Time magazine has reported on the increasingly popular trend of using technology to measure personal fitness. There are monitors and screens and timers on watches, equipment displays and gym walls. The idea behind all of this information is to let you know where you stand. Some people measure themselves against their past performance while others like to compete with their friends and gym buddies.
If you enjoy strength training, it is easy to feel discouraged when you see the massive weights begin moved by the people you are trying to measure up to. You might want to consider a few numbers to give yourself a more realistic perspective.
Natural Strength Standards
The standards discussed here are for natural strength training. That means these numbers are being put up by people who are not taking performance-enhancing drugs and are not using artificial aids like lifting belts and shirts.
There are several organizations that have been formed to foster natural strength training, and the weight ranges we will discuss for men are taken from the national records of those organizations. The numbers for women are suggested by Livestrong.com.
Strength is usually measured across three common lifts: the squat, the bench press and the dead lift. Standards depend upon the size, age, gender and level of training of the individual lifter and are based on a single repetition. Take as an example a 220-pound man in his prime. He is a very strong man if he can do a 350-pound squat, 235-pound bench press and 370-pound dead lift. If, however, he wants to compete at the highest levels of natural bodybuilding, he will need to aim for the records that stand at about 650 pounds for a squat, 450 pounds for a bench press, and almost 700 pounds for the dead lift.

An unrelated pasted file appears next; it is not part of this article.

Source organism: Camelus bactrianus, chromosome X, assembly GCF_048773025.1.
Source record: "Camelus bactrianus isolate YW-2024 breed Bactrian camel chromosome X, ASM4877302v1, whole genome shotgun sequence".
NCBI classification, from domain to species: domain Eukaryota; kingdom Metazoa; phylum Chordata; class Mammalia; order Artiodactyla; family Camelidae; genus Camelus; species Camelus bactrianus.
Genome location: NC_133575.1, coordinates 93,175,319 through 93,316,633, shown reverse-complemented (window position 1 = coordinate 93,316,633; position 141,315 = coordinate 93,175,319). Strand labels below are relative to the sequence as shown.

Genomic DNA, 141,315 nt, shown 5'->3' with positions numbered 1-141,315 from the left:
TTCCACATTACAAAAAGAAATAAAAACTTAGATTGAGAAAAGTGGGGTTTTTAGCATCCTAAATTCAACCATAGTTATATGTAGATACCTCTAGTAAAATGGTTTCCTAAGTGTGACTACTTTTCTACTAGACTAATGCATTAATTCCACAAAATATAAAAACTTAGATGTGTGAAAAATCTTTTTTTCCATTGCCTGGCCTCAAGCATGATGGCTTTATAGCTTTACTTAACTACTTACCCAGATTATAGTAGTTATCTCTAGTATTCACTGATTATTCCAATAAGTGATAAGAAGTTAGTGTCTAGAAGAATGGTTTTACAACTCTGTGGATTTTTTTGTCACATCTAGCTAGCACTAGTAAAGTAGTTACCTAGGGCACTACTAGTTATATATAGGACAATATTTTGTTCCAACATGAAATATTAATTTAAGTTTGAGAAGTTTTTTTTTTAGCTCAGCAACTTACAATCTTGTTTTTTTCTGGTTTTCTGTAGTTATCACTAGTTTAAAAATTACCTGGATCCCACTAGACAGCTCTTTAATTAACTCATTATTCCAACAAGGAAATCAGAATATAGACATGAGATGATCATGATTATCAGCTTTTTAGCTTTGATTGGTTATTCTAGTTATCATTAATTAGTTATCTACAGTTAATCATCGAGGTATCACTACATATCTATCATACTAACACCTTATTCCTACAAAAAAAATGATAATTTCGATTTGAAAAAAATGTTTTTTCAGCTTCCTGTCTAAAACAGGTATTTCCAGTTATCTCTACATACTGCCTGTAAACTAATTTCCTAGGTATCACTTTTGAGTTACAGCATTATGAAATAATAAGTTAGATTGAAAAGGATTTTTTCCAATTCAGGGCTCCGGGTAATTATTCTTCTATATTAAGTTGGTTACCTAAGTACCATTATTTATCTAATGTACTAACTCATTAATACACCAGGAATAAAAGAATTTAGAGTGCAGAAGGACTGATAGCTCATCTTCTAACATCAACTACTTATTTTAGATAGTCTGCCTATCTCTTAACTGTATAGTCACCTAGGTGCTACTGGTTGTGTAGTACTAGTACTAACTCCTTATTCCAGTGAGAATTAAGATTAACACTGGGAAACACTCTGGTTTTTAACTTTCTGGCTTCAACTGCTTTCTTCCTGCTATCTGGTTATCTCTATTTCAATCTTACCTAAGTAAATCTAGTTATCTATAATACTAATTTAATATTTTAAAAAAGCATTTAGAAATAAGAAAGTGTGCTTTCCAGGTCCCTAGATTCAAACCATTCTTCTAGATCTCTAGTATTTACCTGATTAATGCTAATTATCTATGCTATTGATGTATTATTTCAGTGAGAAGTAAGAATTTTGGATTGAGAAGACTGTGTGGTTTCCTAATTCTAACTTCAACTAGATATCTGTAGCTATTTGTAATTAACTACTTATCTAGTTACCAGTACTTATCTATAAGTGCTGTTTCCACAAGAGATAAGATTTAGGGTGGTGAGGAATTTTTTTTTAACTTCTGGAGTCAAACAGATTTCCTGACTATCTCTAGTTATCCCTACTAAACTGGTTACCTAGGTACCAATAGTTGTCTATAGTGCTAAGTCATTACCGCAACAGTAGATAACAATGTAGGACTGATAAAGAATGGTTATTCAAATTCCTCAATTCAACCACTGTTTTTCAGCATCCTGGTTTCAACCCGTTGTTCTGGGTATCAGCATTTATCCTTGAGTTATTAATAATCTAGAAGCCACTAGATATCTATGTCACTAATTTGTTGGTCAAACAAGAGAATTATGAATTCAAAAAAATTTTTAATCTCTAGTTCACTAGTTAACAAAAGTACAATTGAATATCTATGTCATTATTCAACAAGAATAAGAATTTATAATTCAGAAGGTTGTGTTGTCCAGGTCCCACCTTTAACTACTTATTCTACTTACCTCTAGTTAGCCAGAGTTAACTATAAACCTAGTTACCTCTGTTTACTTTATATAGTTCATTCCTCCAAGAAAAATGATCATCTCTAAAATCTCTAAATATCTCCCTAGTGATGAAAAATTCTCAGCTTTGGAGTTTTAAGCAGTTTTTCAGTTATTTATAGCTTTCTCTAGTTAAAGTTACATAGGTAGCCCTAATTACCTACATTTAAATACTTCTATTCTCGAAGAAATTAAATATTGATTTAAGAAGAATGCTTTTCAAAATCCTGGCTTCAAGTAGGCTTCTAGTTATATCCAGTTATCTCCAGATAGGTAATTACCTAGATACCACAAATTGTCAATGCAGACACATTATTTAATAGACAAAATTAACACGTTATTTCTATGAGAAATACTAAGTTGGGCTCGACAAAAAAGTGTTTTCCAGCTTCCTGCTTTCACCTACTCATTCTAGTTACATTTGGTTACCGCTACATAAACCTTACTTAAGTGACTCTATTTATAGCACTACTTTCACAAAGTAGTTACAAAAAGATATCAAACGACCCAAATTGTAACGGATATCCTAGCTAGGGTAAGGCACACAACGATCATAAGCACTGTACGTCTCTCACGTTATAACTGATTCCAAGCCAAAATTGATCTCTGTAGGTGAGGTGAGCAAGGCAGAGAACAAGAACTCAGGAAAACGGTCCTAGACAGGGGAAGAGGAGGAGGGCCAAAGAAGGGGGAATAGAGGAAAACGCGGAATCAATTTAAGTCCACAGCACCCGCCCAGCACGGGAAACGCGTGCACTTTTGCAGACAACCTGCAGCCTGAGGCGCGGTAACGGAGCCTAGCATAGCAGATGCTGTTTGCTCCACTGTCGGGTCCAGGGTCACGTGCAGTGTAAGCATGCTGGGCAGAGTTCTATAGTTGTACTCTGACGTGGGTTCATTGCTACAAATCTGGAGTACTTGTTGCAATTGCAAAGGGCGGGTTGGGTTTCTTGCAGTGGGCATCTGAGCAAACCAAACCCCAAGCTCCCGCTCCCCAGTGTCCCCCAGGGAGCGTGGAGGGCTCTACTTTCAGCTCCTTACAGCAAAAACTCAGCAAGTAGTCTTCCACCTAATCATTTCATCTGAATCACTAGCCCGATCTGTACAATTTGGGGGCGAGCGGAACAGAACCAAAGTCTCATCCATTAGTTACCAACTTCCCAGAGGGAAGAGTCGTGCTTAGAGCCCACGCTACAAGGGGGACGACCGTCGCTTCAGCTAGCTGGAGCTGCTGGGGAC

Now consider a woman who weighs 132 pounds. If she has been training for a couple of years and has reached the point of being stronger than about half of her lifting counterparts, she will be able to do a 130-pound squat, 90-pound bench press and 160-pound dead lift. If she keeps training for a few more years and reaches an elite status of being able to out-lift 95 percent of other female lifters, she will be capable of a 210-pound squat, 150-pound bench press and 275-pound dead lift.
If you are dedicated to improving your strength through purely natural means, these numbers will give you something to shoot for. Whether you are just trying to improve your health and fitness or if you have competitive ambitions, you can achieve impressive gains the all-natural way.